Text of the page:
Warwick Castle and Shakespeare — Heritage Day
Today is “British Heritage Day”!!
Doive picks us up at 930am to head for Warwick Castle. It’s yet another warm and bright day in the Midlands, and the drive up is very pleasant. Doive drops us off right at the gates. John and Marianne meet us, our tour guide Ann leads us through the gates, and our journey back through time is underway.
The castle walls and towers are impressive from the outside. The grounds in front are being prepared for a festival. As we walk to the main gate, Ann tells us the moat about the castle wasn’t filled with water, but rather debris and other waste/refuse that made any seige attempts a nasty and difficult venture. Passing through the main gate’s twin portcullis and “murder hole” defenses, we step into the castle interior. Peacocks and peahens roam the grounds, lending a “royal feel”.
We start off with the “Kingmaker” exhibit. Ann certainly knows her stuff, and we learn a lot! Next up is “the Victorian weekend” exhibit, telling how the castle was used in British society in the late 1800s and early 1900s. A young Winston Churchill attended parties here. We pick up a pair of freeloaders on our paid “private tour”, but Ann effectively shakes them!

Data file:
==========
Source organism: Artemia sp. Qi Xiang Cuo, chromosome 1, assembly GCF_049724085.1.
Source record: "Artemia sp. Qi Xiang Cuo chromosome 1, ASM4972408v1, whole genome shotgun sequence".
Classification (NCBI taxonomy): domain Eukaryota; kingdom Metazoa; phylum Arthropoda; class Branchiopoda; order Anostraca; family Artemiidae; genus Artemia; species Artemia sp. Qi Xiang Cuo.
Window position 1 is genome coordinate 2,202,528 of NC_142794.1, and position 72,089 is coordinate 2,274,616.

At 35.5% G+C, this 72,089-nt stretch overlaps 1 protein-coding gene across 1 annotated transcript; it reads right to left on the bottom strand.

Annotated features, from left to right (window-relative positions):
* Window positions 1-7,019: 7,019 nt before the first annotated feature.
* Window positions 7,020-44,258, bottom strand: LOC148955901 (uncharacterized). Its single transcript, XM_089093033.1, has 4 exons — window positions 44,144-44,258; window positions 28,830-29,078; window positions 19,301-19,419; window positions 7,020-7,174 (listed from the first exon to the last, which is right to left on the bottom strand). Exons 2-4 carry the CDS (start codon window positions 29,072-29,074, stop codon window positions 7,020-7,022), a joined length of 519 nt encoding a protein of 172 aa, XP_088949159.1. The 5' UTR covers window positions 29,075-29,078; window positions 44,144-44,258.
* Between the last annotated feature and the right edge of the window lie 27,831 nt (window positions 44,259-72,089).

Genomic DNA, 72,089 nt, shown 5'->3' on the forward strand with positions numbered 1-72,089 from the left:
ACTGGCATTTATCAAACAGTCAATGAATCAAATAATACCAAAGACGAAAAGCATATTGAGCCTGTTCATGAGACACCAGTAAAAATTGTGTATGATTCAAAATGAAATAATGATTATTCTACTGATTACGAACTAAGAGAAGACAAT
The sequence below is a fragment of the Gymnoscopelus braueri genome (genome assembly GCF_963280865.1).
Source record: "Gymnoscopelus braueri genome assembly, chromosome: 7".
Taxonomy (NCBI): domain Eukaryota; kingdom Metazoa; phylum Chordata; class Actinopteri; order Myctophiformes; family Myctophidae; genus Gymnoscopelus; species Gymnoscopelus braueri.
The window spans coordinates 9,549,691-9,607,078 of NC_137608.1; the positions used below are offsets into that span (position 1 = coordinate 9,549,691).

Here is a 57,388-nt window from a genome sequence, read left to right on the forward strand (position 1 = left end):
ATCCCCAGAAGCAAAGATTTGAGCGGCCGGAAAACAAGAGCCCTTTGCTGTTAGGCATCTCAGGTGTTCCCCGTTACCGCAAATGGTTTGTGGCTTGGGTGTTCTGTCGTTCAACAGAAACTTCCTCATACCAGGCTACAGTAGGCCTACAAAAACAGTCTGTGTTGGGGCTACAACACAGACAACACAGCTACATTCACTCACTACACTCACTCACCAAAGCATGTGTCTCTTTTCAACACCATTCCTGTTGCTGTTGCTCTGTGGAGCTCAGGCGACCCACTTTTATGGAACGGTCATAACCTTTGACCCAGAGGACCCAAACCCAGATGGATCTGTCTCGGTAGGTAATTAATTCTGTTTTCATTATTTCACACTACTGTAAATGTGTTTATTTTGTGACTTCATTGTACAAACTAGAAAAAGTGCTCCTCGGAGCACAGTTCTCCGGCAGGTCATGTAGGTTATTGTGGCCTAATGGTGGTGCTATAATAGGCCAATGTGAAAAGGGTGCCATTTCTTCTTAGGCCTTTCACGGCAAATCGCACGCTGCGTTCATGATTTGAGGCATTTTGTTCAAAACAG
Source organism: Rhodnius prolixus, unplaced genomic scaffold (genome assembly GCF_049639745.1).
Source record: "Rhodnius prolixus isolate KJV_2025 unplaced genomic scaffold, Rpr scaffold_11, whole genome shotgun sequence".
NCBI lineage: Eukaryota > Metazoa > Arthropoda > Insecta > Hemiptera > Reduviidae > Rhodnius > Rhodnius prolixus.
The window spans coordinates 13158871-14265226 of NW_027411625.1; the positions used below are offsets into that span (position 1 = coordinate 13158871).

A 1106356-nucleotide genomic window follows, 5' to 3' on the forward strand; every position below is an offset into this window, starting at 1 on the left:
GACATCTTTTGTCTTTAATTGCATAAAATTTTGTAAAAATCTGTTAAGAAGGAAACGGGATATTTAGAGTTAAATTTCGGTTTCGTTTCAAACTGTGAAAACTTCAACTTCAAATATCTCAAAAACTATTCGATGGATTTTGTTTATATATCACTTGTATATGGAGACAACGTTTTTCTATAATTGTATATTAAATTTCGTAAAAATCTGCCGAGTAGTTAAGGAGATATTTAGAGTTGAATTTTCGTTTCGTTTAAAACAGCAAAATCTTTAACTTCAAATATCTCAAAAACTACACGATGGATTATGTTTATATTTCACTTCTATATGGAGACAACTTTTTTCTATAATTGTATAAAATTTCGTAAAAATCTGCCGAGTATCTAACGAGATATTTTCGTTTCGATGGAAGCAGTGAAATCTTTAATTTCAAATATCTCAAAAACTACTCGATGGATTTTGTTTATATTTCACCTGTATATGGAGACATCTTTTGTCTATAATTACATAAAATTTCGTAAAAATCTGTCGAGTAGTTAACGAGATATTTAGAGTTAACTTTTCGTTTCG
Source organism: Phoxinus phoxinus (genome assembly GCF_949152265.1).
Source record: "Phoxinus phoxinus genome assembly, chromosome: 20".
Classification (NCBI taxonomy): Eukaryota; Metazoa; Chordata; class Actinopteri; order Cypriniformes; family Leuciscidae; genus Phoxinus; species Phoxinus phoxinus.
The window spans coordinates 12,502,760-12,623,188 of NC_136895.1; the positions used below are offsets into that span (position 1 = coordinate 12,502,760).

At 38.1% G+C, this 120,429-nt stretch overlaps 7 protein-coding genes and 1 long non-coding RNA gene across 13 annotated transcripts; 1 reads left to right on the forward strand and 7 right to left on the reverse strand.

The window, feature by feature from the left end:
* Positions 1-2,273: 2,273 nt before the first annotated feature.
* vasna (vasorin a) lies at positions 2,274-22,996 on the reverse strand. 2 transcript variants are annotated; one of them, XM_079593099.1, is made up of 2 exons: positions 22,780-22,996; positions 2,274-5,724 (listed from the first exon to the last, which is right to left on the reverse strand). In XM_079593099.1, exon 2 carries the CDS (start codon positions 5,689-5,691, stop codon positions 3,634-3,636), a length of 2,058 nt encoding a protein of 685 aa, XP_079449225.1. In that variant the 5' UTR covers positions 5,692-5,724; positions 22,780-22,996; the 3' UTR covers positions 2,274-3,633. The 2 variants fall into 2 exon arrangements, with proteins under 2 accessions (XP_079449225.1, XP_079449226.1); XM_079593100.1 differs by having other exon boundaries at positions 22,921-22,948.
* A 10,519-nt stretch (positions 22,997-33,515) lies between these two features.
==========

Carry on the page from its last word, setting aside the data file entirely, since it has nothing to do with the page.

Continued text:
Next up is the spooky “Ghost Tower“! It’s a really neat section of the tour and reaaaaaaally creepy!!! 🙂
After a yummy lunch at the converted stables, we split up to hit one last sight each… Kathy and Angie to the rose gardens; Dad, Russ, and Marianne to the Dungeon; Mom and John to relax at the stables; and me to the upper castle walls! 532 steps later, I have lots of memories and pictures to go with my exhausted legs!! Meeting everyone at the gate, we load up and head back to Stratford!
We have yet another historical treat ahead of us. Stopping at the Shakespeare birthplace, we get a tour of the archives, including viewing original copies of “First Folio” collections of the Bard’s works, dated about 1600-1619.
The director, Roger Pringle, leads us through the vaults and on to the actual birthplace building itself. It’s amazing to be in structures that old and that historic.
We return to Alveston Manor to rest and prepare for the evening. We’re off to see “Hamlet” at the Royal Shakespeare Theatre.